Ahh, the joys of a dead hard drive full of stuff you need. Well, that happened to me a few weeks ago as I was copying stuff to my “working files” hard drive in preparation to make a backup. As I copied files, a spark arced out of the drive dock that I was copying to, and the drive vanished from the desktop. Best I can figure, the dock’s voltage regulation circuit had failed and overvolted the drive docked to it – frying the interface power pins on the drive’s controller card. I pulled the drive out and pulled off the controller card (T7 Torx screws, btw), and sure enough, telltale burnt pads were evident.
Well, that’s a bummer, but it’s better than an actual mechanical failure on the drive as far as data recovery goes. A problem with the internal mechanics of the drive (re: “Click of Death”) is best resolved with specialized tools in a clean room, while a problem with the controller card can be fixed by replacing the controller card… With one caveat: you have to unsolder a very small IC chip from your original controller card and solder it onto the new controller card. That chip is a sort of BIOS memory chip that holds the hard drive mapping information, and that info need to match what is written to the drive platters. A quick ebay search and I won a bid on a matching salvaged replacement controller card.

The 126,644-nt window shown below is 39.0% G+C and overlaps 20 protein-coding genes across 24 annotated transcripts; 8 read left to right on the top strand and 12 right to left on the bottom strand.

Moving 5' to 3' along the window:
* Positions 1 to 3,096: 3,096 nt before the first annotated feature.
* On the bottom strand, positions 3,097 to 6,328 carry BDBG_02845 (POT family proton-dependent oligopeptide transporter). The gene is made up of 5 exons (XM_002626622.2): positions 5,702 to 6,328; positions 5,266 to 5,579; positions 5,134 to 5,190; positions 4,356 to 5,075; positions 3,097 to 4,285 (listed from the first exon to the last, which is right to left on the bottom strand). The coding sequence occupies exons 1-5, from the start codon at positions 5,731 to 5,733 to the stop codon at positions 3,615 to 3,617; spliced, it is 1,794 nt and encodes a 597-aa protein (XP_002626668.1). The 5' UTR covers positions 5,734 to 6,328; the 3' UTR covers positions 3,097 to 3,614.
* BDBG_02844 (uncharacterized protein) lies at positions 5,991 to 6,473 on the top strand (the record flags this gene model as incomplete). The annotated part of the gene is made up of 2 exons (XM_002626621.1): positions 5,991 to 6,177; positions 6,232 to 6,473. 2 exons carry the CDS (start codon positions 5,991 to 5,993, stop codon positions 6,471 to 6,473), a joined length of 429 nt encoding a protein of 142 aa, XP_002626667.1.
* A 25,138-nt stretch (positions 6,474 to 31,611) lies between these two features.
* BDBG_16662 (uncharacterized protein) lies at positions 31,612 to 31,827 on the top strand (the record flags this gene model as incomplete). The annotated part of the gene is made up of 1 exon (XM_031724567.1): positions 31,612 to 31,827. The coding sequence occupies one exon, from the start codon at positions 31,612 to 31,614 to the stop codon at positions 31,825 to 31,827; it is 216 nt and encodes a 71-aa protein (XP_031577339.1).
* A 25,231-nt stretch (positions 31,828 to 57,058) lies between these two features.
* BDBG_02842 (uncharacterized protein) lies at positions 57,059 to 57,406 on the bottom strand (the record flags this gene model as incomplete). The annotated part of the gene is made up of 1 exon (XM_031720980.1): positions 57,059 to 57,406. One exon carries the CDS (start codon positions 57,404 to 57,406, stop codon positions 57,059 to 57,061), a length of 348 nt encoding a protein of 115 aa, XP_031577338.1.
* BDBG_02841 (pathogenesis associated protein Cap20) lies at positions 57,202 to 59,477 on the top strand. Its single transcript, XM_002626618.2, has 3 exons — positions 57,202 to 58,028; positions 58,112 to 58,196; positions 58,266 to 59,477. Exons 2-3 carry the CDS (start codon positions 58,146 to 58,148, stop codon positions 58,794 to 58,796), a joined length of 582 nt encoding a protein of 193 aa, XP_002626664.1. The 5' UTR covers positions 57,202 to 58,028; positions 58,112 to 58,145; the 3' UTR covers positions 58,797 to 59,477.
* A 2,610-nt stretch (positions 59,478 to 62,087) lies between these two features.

So the new card arrived a while back, and now it’s time to do the brain surgery on the card and pray that I’m addressing the actual failure and that my surface-mount soldering skills are up to the task.
Here’s the failed controller card, showing the burnt interface pads and the Winbond 25X20BLNIG 4kb Serial Flash Memory chip (made: April 2011).
Taping up both boards with heat-resistant Kapton tape in preparation for heat-gunning the memory chips off of both boards. You really don’t want to accidentally blow off those sugar-grain sized resistors and diodes packed tight in the working area. Don’t mix up those chips, and do remember which way the chip goes on the board as you swap them out!
When dealing with surface-mount soldering, rosin is your best friend. Apply it liberally when soldering the chip back on, and use sufficient solder. You’ll end up with a blobby mess, but then you wick away the excess solder and it’s like a magic trick how the solder flows just where it needs to go and the excess cleans up easily. Then just clean up the rosin with isopropyl alchohol. Looks like a pro did it! (:
Let’s clean the contact pads on the new board with alcohol as well, then re-install the controller card…
And now I plug it into a new drive dock and check if it comes up – and YES! It works! (not pictured, I wanted to copy stuff right away.) Mission Accomplished! :D